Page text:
Jeffrey T. Holt was born and raised in Battle Creek, Michigan—the "Cereal City"—the middle child of three siblings. His father was an electrical engineer who worked for the Kellogg Company in packaging-type machines; his mother was a homemaker. Holt had what he considered a typical childhood, though he developed a great interest in playing piano and then the organ. He won a scholarship to attend the Interlochen Center for the Arts summer camp and was a finalist in the concerto competition; he also decided to play the organ for his church. Norman Rubell, a high school biology teacher who taught using the Socratic method, proved to be quite influential. He attended Kalamazoo College in Michigan, in part because it was close to his home, intending to pursue both music and premed majors, though he ultimately gave up music. Kalamazoo did not provide any opportunities for laboratory research. Following (somewhat) in his brother's footsteps, Holt went on to matriculate at the University of Michigan to pursue his medical doctorate. After completing medical school he went on to his residency in pathology at the Strong Memorial Hospital at the University of Rochester, before beginning postdoctoral work in the Arthur W. Nienhuis lab at the National Heart, Lung, and Blood Institute in Bethesda, Maryland, studying globin mRNA in thalassemia and investigating the effects of antisense fos. Some of the research in the Nienhuis lab was stymied due to leakage from the Xenopus oocyte nuclei which undermined transport experiments. From there he went on to a faculty position in the Departments of Cell Biology and of Pathology at the Vanderbilt University School of Medicine. Throughout the interview Holt talks about the ways in which the practice of medicine differs from research, applying insights in pathology to cancer research, and the difficulties in applying molecular biology cancer research in practice. He also discusses how the antisense field gained acceptance and his application for a patent on a topical antisense delivery system. The interview concludes with his thoughts on applying fos antisense research to human cancer; searching for transcriptional differences between c-fos and v-fos; Marilyn D. Resh's study of reticulocyte lysates and myrisylation; and Inder M. Verma's mapping of the fos phosphorylation site. Holt ends the interview with reflections on his decision not to patent his HL60 leukemia cell antisense; marketing basic science research to the public; and the need to try risky experiments.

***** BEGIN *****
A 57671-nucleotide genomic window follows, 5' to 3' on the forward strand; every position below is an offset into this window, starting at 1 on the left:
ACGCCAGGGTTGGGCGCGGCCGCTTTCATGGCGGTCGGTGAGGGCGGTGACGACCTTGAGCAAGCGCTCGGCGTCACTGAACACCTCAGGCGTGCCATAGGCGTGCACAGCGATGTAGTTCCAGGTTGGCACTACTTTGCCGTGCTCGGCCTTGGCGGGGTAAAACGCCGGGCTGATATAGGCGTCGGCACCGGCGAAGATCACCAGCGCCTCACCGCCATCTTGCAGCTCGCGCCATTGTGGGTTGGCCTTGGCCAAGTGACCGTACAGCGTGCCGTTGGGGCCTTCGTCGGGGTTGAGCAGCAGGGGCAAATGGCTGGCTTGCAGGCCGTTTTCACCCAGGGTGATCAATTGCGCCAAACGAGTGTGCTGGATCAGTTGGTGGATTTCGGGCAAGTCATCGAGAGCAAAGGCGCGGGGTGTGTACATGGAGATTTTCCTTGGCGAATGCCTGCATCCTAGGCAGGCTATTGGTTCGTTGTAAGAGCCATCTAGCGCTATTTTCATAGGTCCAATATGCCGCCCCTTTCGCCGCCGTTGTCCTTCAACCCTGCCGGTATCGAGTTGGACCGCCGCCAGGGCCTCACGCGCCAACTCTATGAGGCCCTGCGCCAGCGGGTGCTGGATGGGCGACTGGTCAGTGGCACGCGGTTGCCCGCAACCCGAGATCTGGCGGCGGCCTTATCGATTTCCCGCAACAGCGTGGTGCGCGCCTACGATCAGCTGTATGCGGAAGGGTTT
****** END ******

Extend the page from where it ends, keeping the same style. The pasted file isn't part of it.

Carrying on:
Access this interview